Monday, May 18, 2009
Maximize Sharpness - 5/18/09
A simple and effective test to determine lens sharpness
If you spend a lot of time online reading about photography, you find a lot of concentration on the technical aspects of equipment—like lens sharpness. As important as sharpness may be, it’s not the only thing that makes for good lenses or good photos. And if you spend all your time worrying about which new lens might be the sharpest, you’re missing the point. All modern lenses are incredibly sharp. The real key is to know how to use them to get the maximum sharpness out of each one.
Lenses are often said to be sharpest at two or three stops from wide open. That would mean that an f/2 maximum-aperture lens would be sharpest at f/4 or f/5.6. But in truth, that varies from lens to lens. The only way to find out exactly how sharp a lens is, and at what aperture it’s sharpest, is to test them.
Testing lens sharpness is simple, like photographic copy work. Set up a test chart, or even a newspaper, as if it were a piece of art to be copied. Tack the target to a wall, or hold it with magnets to a metal board. Use light sources that provide even illumination, and place them beyond 45 degrees from the camera axis—so the lights will be near the same plane as the resolution chart to avoid reflection into the lens.
Whether you’re using a plain old newspaper or a fancy resolution chart, the point is simple—photograph a detailed, flat surface across a range of apertures, and examine the pictures to compare the sharpness from one to the next. Set your lens to manual focus, and once you’ve established focus for the first shot, don’t adjust it again. Use a cable release or timer to ensure the camera is steady.
Strobes will work, but hot lights are simpler because of the constant exposure adjustments. For example, set up your target and lights and calculate the appropriate exposure at a low ISO for the lens set wide open—say, ½ a second at f/2. Shoot an exposure there, and then adjust the lens to f/2.8. Don’t forget to modify the shutter speed to maintain an accurate exposure—in this case, 1 second at f/2.8. Then continue on down the line until you get to the minimum aperture.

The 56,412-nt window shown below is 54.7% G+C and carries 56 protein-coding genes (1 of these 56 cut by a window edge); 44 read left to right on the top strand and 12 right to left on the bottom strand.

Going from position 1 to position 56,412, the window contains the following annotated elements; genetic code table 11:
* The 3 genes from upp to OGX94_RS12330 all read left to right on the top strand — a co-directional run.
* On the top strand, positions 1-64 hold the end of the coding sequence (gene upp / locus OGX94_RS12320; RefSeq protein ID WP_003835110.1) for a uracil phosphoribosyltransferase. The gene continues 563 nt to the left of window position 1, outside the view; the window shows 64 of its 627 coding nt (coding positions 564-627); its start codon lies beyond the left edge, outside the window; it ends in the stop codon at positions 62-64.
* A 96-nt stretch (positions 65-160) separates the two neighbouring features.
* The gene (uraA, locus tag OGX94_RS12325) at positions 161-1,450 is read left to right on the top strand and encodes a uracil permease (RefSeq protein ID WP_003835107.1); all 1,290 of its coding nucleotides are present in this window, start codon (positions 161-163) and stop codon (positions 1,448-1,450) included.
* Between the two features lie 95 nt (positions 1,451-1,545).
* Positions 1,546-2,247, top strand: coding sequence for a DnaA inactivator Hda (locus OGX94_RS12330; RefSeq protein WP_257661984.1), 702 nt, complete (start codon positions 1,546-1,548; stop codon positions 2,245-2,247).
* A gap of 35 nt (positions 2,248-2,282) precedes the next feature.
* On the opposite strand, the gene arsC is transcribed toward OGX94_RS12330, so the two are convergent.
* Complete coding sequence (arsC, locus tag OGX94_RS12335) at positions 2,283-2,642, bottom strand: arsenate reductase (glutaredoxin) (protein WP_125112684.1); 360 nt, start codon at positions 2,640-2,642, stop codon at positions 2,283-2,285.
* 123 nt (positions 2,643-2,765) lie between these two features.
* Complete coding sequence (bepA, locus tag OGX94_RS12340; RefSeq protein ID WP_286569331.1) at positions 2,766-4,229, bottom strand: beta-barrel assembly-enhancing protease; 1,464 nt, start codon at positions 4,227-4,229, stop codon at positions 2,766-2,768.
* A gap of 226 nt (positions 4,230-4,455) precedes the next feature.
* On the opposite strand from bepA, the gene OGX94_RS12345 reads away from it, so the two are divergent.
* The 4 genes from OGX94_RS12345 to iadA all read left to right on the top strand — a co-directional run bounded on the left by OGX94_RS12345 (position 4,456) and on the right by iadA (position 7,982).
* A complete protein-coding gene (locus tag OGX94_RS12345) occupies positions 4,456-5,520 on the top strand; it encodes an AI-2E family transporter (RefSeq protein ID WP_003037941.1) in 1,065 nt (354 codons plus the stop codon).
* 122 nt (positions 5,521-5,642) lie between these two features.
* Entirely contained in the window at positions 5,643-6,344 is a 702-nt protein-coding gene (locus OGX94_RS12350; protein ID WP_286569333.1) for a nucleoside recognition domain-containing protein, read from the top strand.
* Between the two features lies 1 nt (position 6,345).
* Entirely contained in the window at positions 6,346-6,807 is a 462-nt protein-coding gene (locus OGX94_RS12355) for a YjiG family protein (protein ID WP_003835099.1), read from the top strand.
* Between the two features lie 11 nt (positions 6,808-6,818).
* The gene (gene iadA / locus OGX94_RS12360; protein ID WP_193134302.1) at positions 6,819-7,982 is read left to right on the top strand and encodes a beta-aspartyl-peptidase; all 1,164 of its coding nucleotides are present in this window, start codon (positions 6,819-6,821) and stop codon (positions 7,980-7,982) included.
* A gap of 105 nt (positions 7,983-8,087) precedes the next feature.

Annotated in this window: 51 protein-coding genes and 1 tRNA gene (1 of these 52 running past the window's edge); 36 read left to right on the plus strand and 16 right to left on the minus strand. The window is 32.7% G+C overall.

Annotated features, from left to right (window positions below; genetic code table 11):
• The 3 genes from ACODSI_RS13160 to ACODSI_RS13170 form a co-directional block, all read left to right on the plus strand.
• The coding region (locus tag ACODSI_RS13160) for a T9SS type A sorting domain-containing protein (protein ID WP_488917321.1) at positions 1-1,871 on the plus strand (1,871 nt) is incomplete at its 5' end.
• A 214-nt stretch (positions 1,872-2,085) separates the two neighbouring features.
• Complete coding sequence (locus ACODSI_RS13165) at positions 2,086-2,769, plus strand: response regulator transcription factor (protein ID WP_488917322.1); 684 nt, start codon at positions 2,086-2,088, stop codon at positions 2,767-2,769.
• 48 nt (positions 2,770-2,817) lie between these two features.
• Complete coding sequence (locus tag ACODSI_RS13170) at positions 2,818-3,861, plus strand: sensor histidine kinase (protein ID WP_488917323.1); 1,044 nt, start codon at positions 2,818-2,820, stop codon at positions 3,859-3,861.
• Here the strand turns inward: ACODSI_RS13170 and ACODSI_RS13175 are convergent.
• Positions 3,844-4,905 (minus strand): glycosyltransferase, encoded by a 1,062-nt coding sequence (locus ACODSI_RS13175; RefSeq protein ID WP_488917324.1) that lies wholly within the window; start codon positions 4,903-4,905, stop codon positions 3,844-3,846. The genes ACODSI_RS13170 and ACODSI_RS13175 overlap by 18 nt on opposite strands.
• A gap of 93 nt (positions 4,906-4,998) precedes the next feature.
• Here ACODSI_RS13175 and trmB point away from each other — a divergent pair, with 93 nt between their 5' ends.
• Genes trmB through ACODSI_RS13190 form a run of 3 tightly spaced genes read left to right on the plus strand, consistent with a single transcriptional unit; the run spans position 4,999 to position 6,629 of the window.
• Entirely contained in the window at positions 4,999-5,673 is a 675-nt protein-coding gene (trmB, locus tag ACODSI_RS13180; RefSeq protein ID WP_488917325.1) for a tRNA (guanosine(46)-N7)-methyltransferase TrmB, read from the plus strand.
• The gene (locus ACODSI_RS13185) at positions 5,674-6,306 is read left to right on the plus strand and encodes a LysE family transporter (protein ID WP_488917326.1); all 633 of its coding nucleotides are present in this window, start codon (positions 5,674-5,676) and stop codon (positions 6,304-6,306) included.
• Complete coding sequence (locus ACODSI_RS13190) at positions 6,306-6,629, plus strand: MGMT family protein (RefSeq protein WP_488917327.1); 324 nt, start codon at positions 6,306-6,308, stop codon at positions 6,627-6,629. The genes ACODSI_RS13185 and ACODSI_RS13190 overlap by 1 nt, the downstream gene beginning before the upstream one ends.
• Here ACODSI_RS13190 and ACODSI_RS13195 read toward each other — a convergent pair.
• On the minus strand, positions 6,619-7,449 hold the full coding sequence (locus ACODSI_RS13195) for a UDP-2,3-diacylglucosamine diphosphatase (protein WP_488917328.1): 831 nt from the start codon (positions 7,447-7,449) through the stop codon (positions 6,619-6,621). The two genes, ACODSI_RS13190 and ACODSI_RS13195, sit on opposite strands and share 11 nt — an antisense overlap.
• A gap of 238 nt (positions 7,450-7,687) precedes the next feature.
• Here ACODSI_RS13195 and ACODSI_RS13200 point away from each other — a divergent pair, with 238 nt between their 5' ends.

Opening the photos in your favorite browser, enlarge them to examine the same details of the scene in each picture. You will pretty quickly learn a lot about your lenses.
I tested a favorite 100mm f/2 lens and learned that its sharpest aperture is f/8. What surprised me almost as much, though, was how f/22 was not very sharp. It reiterated something I always knew, but hadn’t really seen in practice: small apertures put more in focus, but they don’t always make for a sharper point of focus.
My test revealed something else—how different apertures create differing amounts of vignetting. Stopped down to f/22, my 100mm lens showed no signs of darkening at the edges. But wide open at f/2, the corners of the frame were significantly vignetted. Scrolling quickly through the thumbnails animated the changes so I could watch the vignettes expand and contract quite clearly.
I could carry out additional tests on other lenses to find out each of their sharpest apertures, and sure I could then compare them to each other to determine which of my lenses is the sharpest. But really, what’s most valuable is to know just how sharp each aperture on a given lens may be. If I’m at f/16 and have no particular need for the added depth of field, why not adjust to an equivalent exposure that will allow me to shoot at f/8—the sharpest aperture on my lens?
Remember, though, every adjustment has consequences. If you change apertures for sharpness but don’t concern yourself with the dramatic changes to the depth of field, you could do more harm then good. Don’t treat sharpness as the end-all, be-all in choosing which aperture to use. But it is good to know at what apertures your lenses are the sharpest, and make use of that knowledge when you can.